Wild Coast Sussex

Wild Coast Sussex is a new and exciting project led by Sussex Wildlife Trust. To celebrate this project we decided to host a Q & A with Beth Chaplin, Wild Coast Sussex Administration and Communications Officer; and Ella Garrud, Wild Coast Sussex Communities & Wildlife Project Officer.

What is the Wild Coast Sussex project?

Greater pipefish copyright Paul Naylor Sussex Wildlife Trust

Wild Coast Sussex is a rare and exciting opportunity to work alongside partners with the shared aim to champion the rare and precious marine wildlife found locally, highlighting the extraordinary kelp forests, seahorses and rays once abundant in Sussex which could recover and thrive if given a second chance. Funded by a grant by the National Lottery Heritage Fund, Sussex Wildlife Trust leads the 3- year partnership with Marine Conservation Society (MCS), Sussex Inshore Fisheries and Conservation Authority (IFCA) and Brighton SEA LIFE.


What do you hope to achieve?

Wild Coast Sussex will inspire and connect people to the Sussex coast and sea and build a healthier and sustainable future. We want to ensure that the beauty and importance of the coastal ecosystem is recognised and most importantly build connections with nature. Targeting communities all along the Sussex coast, we will work with primary schools, young people (aged 12-25) and commercial fishermen, as well as the wider community and general public and take them on a journey to make a positive difference to the crisis in the health of the sea. The activities will include a Wild Beach education programme for children, onsite and digital interpretation, a programme of citizen science surveys, fun new coastal activities and social events including beach cleans, a volunteer training programme, projects with young adults (aged 16-25) to develop local debate, action and opportunities for local marine conservation, and recycling of marine litter, including end of life fishing gear and ghost gear removed from the sea.

What marine life is rare and special in Sussex Seas?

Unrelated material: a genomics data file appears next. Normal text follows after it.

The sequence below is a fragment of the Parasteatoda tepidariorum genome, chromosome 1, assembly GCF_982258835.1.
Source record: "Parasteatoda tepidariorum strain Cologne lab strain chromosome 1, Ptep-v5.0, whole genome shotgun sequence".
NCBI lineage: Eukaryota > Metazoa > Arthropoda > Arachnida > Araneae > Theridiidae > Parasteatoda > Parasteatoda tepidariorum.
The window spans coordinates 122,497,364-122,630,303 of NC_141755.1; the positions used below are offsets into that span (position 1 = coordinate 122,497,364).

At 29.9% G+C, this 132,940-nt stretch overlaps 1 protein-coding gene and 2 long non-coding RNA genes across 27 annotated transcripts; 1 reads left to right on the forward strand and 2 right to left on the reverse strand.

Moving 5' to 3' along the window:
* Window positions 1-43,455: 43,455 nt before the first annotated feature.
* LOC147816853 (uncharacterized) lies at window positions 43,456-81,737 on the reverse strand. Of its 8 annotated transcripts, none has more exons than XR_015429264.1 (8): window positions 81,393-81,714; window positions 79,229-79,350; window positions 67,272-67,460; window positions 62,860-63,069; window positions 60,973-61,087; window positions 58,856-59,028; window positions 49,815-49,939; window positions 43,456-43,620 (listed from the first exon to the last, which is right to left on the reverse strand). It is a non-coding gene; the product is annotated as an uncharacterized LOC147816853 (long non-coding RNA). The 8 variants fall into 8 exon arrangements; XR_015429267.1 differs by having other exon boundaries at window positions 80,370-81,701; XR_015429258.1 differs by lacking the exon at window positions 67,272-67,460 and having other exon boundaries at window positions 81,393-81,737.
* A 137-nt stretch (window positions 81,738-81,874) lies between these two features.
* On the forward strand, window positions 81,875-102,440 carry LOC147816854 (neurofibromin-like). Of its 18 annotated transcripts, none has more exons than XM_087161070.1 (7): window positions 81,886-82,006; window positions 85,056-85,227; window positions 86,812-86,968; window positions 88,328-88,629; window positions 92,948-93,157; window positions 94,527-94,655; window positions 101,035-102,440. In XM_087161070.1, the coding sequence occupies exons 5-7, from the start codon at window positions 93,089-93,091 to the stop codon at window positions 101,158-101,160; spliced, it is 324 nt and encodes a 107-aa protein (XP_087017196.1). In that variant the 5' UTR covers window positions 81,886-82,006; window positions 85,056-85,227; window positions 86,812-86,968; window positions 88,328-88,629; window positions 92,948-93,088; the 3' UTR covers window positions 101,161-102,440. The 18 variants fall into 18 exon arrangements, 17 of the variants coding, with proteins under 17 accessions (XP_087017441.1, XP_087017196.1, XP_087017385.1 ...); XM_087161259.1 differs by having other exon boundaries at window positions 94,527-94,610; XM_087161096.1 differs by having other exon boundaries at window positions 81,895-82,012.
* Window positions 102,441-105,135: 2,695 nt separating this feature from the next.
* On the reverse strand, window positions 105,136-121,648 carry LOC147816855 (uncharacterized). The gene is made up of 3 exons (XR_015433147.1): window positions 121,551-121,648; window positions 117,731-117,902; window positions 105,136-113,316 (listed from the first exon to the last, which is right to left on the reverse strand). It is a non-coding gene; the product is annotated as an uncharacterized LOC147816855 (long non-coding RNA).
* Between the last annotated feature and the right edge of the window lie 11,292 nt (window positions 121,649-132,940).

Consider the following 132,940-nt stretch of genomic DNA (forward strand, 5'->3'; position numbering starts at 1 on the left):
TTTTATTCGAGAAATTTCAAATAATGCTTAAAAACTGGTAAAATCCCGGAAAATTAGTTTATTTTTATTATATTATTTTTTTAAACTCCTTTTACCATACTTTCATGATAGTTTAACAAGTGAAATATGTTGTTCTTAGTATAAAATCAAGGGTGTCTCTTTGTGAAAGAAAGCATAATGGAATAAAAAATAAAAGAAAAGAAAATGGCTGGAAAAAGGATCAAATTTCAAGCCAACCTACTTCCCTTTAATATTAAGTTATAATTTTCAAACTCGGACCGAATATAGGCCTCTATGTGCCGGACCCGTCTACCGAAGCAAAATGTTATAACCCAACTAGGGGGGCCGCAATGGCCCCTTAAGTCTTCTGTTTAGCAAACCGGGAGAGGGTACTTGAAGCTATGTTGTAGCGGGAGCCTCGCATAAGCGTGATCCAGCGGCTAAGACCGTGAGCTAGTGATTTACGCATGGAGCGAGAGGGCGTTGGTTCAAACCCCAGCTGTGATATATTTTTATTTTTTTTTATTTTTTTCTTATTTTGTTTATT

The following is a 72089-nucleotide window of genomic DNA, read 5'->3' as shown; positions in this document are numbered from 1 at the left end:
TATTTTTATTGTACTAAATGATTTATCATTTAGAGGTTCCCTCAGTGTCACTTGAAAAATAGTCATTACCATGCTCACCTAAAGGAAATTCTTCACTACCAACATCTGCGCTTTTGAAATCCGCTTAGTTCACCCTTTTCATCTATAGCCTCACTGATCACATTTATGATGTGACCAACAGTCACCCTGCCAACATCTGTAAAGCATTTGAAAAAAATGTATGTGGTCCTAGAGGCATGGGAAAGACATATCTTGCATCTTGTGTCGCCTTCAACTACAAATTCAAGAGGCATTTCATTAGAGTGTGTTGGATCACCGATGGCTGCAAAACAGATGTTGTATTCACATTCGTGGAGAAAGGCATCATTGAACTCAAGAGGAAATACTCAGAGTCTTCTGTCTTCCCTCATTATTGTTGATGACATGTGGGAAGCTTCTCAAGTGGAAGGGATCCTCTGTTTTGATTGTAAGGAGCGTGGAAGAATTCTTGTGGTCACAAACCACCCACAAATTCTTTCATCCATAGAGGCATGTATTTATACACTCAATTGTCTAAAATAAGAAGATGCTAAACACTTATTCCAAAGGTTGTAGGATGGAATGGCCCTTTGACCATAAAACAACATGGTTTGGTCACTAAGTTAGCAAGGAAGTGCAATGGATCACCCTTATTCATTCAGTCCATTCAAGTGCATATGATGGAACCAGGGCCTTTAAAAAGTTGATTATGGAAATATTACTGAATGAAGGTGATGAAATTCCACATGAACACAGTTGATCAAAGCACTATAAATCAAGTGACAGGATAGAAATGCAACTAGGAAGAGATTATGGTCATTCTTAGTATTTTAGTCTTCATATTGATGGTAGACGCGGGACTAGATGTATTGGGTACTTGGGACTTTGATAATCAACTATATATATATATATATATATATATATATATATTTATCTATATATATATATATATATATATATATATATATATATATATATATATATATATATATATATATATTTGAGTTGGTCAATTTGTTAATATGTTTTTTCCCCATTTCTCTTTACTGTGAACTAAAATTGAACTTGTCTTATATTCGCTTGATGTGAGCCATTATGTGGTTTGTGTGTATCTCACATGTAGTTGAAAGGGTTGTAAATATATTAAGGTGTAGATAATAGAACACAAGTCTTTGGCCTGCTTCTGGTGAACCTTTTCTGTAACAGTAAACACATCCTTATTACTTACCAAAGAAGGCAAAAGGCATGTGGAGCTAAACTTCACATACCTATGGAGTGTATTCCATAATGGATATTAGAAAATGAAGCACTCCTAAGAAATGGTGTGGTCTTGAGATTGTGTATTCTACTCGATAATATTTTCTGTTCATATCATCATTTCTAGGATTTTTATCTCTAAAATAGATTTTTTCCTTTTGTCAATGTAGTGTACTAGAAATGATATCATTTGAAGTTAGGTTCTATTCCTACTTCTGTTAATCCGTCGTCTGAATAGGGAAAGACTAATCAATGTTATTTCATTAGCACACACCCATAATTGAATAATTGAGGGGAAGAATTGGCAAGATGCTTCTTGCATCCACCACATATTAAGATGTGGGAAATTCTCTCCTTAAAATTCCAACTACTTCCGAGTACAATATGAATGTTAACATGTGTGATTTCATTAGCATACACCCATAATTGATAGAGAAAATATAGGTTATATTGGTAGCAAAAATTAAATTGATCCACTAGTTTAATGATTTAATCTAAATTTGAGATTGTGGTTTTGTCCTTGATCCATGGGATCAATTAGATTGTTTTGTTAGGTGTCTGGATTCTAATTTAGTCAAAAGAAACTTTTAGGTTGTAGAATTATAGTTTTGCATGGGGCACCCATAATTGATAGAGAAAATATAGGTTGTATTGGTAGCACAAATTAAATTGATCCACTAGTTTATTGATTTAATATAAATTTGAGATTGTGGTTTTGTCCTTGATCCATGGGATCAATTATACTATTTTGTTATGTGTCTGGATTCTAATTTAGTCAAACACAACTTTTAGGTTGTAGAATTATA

There are a number of rare species and habitats in Sussex seas. These include the short snouted and long snouted seahorses which are nationally rare. They are protected by some of the Marine Conservation Zones (MCZs) in Sussex. It’s also illegal to kill, take or handle these animals, or to take flash photography of them as they are easily disturbed. So, if you are ever lucky enough to find a seahorse, leave it where it is. West Sussex used to have extensive kelp forests which have declined by over 96% since 1987. The remaining small amount of kelp that is left needs time and space to regenerate naturally. A new byelaw is has been passed by Parliament which excludes trawling from a large area of the Sussex coast year-round. It is thought that this damaging fishing method may be one reason why the kelp forests have struggled to grow back. With trawling banned from this area we hope to see the kelp start to recover. Read more about Help Our Kelp here.

All species and habitats in Sussex seas have intrinsic value and should be protected!

What is the strangest species that lives in Sussex seas?

Common cuttlefish, Sepia officinalis, Marie Bournonville, CC BY-SA 4.0 <https://creativecommons.org/licenses/by-sa/4.0>, via Wikimedia Commons

Cuttlefish are a particularly weird creature we find off our coast. They are cephalopods, closely related to octopus and squid. They look very alien-like with a ‘w’ shaped pupil and arms and tentacles at the front of their faces. People are also often surprised to find that we have sharks living
in our seas!




What is the most interesting thing about cuttlefish? 

Cuttlefish have absolutely fascinating behaviour. They can change the colour and texture of their skin in a split second to perfectly match their surrounding habitat, using special cells called chromatophores. This provides incredible camouflage. They also communicate with other cuttlefish by flashing different colours and patterns on their skin. They can also release ink from an ink sac, essentially creating a smoke screen to confuse predators, enabling them to make an escape.

It’s great that Wild Coast Sussex will help to protect wonderful wildlife like the cuttlefish, but what will Wild Coast Sussex do for local people? 

Wild Coast Sussex’s learning and activities will encourage people to make positive lifestyle choices and change their behaviours to reduce negative impacts on the Sussex Coast and sea. We hope to empower people to share their experiences and influence others to protect our coast. Most importantly we’ll give people the opportunity to have fun and celebrate the wonderful human and natural heritage of Sussex and its coast and look to the future with hope and optimism.

How can they get involved?

Visit our website page for up to date information on Wild Coast Sussex and how to get in touch:

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